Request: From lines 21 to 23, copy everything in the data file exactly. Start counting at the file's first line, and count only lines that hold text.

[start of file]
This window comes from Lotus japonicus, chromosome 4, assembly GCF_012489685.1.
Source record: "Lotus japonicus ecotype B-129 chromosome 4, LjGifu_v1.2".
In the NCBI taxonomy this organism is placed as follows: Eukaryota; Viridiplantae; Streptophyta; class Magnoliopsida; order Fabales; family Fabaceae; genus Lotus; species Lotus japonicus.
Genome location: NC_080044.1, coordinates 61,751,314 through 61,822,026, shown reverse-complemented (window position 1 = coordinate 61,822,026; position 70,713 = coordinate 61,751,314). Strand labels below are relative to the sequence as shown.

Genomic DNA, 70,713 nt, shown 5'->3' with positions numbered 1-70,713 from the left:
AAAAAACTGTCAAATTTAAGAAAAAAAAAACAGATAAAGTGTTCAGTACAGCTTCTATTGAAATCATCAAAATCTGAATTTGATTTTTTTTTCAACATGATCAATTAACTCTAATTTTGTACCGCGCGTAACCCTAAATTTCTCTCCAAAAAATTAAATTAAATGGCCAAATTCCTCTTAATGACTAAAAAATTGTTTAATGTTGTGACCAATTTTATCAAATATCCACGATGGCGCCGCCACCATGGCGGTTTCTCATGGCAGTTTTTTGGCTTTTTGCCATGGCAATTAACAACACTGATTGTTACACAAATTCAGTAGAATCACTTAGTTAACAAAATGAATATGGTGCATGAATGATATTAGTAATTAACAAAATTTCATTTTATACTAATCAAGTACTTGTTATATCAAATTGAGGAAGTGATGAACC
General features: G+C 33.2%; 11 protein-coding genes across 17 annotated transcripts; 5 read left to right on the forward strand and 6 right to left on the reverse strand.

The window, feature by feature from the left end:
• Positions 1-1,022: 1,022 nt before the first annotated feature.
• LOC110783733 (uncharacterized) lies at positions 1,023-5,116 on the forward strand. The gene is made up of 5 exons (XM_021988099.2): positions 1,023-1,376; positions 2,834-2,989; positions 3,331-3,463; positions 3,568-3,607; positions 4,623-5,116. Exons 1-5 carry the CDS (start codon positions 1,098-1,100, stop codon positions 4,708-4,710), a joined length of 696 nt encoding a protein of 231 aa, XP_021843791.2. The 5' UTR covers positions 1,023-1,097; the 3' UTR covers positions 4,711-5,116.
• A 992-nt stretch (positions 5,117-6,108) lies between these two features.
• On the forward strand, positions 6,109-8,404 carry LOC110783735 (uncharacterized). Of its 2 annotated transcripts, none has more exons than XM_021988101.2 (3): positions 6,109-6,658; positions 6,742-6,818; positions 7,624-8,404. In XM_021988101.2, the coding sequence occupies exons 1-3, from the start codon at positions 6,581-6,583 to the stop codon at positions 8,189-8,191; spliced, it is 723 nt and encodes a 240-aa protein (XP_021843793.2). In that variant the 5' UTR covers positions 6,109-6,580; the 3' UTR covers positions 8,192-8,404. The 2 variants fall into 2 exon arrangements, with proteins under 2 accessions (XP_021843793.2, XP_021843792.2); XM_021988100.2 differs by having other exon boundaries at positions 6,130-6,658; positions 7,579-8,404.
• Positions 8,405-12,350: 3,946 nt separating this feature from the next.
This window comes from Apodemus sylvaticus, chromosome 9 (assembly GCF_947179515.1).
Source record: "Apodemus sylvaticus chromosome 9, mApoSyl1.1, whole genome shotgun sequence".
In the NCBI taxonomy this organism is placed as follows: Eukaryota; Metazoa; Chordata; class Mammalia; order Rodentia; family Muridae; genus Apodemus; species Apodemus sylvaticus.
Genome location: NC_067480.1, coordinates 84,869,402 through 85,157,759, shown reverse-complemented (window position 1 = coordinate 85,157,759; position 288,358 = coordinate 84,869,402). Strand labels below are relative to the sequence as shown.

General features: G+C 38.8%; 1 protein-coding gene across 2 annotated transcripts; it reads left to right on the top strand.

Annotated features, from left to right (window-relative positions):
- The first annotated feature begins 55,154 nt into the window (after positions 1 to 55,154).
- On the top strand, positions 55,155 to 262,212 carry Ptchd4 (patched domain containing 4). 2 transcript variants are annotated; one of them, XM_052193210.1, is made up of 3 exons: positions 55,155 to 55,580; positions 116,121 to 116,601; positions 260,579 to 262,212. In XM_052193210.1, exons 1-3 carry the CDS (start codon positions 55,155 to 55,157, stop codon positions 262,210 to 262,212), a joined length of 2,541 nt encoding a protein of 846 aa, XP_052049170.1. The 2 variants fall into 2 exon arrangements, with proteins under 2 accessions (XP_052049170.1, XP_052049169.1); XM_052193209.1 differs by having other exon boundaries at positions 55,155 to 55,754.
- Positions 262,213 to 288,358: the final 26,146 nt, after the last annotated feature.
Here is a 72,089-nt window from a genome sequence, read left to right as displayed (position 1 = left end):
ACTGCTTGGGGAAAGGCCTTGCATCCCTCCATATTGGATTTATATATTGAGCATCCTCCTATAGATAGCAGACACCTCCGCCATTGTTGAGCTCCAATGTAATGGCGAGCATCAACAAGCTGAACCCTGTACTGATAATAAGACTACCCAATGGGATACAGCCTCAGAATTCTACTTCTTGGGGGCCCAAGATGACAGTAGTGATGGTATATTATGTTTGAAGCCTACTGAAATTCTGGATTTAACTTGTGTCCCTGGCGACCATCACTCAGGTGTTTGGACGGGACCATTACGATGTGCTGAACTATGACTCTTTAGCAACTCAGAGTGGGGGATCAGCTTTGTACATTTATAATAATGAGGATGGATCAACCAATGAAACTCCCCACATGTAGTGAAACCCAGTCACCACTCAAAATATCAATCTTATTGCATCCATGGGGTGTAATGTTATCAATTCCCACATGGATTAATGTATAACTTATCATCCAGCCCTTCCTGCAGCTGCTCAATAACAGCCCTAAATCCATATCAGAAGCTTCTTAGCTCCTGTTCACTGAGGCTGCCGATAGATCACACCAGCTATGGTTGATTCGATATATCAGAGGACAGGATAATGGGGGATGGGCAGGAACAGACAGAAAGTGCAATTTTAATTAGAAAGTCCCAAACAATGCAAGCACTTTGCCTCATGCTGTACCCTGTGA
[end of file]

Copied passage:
- On the top strand, positions 55,155 to 262,212 carry Ptchd4 (patched domain containing 4). 2 transcript variants are annotated; one of them, XM_052193210.1, is made up of 3 exons: positions 55,155 to 55,580; positions 116,121 to 116,601; positions 260,579 to 262,212. In XM_052193210.1, exons 1-3 carry the CDS (start codon positions 55,155 to 55,157, stop codon positions 262,210 to 262,212), a joined length of 2,541 nt encoding a protein of 846 aa, XP_052049170.1. The 2 variants fall into 2 exon arrangements, with proteins under 2 accessions (XP_052049170.1, XP_052049169.1); XM_052193209.1 differs by having other exon boundaries at positions 55,155 to 55,754.
- Positions 262,213 to 288,358: the final 26,146 nt, after the last annotated feature.
Here is a 72,089-nt window from a genome sequence, read left to right as displayed (position 1 = left end):